Nuclear Accidents

Fear is the Largest Health Hazard of Nuclear Accidents

The mere possibility of nuclear accidents is one of the biggest worries people have when it comes to nuclear power. Even if the accidents are quite rare and unlikely, they can cause significant harm and damages. But how significant, and what kind of damages?

The history of civilian nuclear power knows of three major accidents. In 1979, reactor number 3 at Three Mile Island suffered a partial core meltdown. A few years later in 1986, reactor number 3 (what is it with these #3 reactors?) at Chernobyl had the worst nuclear power plant accident in human history. And in 2011 a tsunami, started by a massive earthquake, washed over the reactors at Fukushima Daiichi on the Japanese coast, causing three of them to suffer a core meltdown during the following days. A core meltdown is the worst that can happen to a nuclear reactor, as it almost certainly wrecks the reactor beyond repair and can cause radioactive substances to be released to the environment.

So, nuclear accidents do happen. And they have been happening more frequently than we predicted. In my previous article[linkki], I concluded that according to major studies, nuclear power remains, even with the accidents, waste [linkki] and all, our safest way to produce energy. How can both be true? To find out, we need to ask what are the actual consequences of these accidents.

Third place: Three Mile Island

The third worst civilian nuclear accident is the partial core meltdown at Three Mile Island power station back in 1979. Nobody died as a direct result. The accident was caused by several different things conspiring together at the same moment. The most critical ones were certain valves that had been closed due to maintenance (against instructions) and the mechanical fault of one pressure release valve that got stuck in “open” position, allowing the coolant fluid to leak from the system[i]. Operator skills were also found to be somewhat lacking.

Even if nobody actually died, the clean-up costs were high, around two billion dollars. Officials proved to have terrible communications on the matter, which led to fear, unnecessary evacuations and growing distrust. The accident, along with the fear and loathing that grew with it, fed the national and global anti-nuclear movement. This, in part, led to may cancellations of nuclear power plants being planned or even already being constructed. Instead of nuclear, the world embraced coal, which very likely ended up causing much more environmental and human harm.

Second place: Fukushima nuclear accident

The second place in our history of worst nuclear accidents goes to Fukushima Daiichi[ii]. Economic damages were immense, but even with three reactors having a meltdown, no serious health hazards were caused due to radiation releases. During the next half century, the health effects will be so small as to remains statistically impossible to detect[iii]. This is in part due to informing citizens and giving them preventive measures (such as iodine-pills) as well as relatively benign winds that helped push most of the radioactivity to the Pacific Ocean.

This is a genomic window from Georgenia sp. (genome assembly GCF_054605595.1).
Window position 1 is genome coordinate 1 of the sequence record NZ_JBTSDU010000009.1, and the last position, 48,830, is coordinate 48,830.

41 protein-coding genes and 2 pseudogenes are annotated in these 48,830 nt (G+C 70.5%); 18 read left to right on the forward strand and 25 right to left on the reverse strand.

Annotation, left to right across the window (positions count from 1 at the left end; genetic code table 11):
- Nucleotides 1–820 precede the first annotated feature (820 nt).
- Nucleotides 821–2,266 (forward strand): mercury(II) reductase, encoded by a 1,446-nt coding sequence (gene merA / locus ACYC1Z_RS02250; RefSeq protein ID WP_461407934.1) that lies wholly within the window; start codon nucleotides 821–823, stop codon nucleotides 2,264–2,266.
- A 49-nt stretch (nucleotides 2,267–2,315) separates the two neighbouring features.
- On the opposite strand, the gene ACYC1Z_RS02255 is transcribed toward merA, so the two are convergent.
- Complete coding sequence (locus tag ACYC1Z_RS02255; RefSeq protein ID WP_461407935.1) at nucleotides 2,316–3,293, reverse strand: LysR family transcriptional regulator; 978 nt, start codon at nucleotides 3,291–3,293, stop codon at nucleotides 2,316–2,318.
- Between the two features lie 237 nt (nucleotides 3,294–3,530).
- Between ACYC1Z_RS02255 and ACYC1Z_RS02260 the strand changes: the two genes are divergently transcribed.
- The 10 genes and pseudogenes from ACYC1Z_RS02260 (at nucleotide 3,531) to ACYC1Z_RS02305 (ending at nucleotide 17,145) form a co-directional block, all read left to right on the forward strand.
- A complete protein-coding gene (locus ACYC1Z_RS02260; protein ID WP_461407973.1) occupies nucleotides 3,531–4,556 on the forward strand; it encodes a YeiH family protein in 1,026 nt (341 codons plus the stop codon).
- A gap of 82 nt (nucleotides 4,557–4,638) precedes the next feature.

As a direct result, the Japanese nuclear power sector was almost completely shut down. Even with heroic energy conservation efforts, it was replaced mainly with fossil fuels. The health effects due to this burning will cause more harm to the environment and human health in one year than the radiation released due to the accident will cause ever.

The evacuation, along with the radiation fear and social stigma of the victims has caused and will keep causing significant human harm. Fear, anxiety and other psychological harm will in turn increase risk behaviour and can lead to abuse of drugs and alcohol. One of the most important lessons learned from Fukushima for society, media and anti-nuclear activists is that the biggest harms will be caused by the often unnecessary fear they help spread, not the accident itself.

First place: Chernobyl nuclear accident

The worst nuclear accident in our history happened in Chernobyl in 1986. For many, the first question that pop to mind is “Can this happen to our reactors, in Finland or other western country?” In practice, no, it can’t. The reactor used in Chernobyl, called RBMK, is a strange design only built in the Soviet Union[iv]. One of the strangest things in it is that when the coolant (water) is removed, the nuclear reaction actually accelerates. The designs such as Pressurized Water Reactor (PWR) or Boiling Water Reactor (BWR) now in use in western countries act the opposite: if you remove the coolant, the chain reaction stops, as the coolant water is also the moderator that makes the reaction possible in the first place.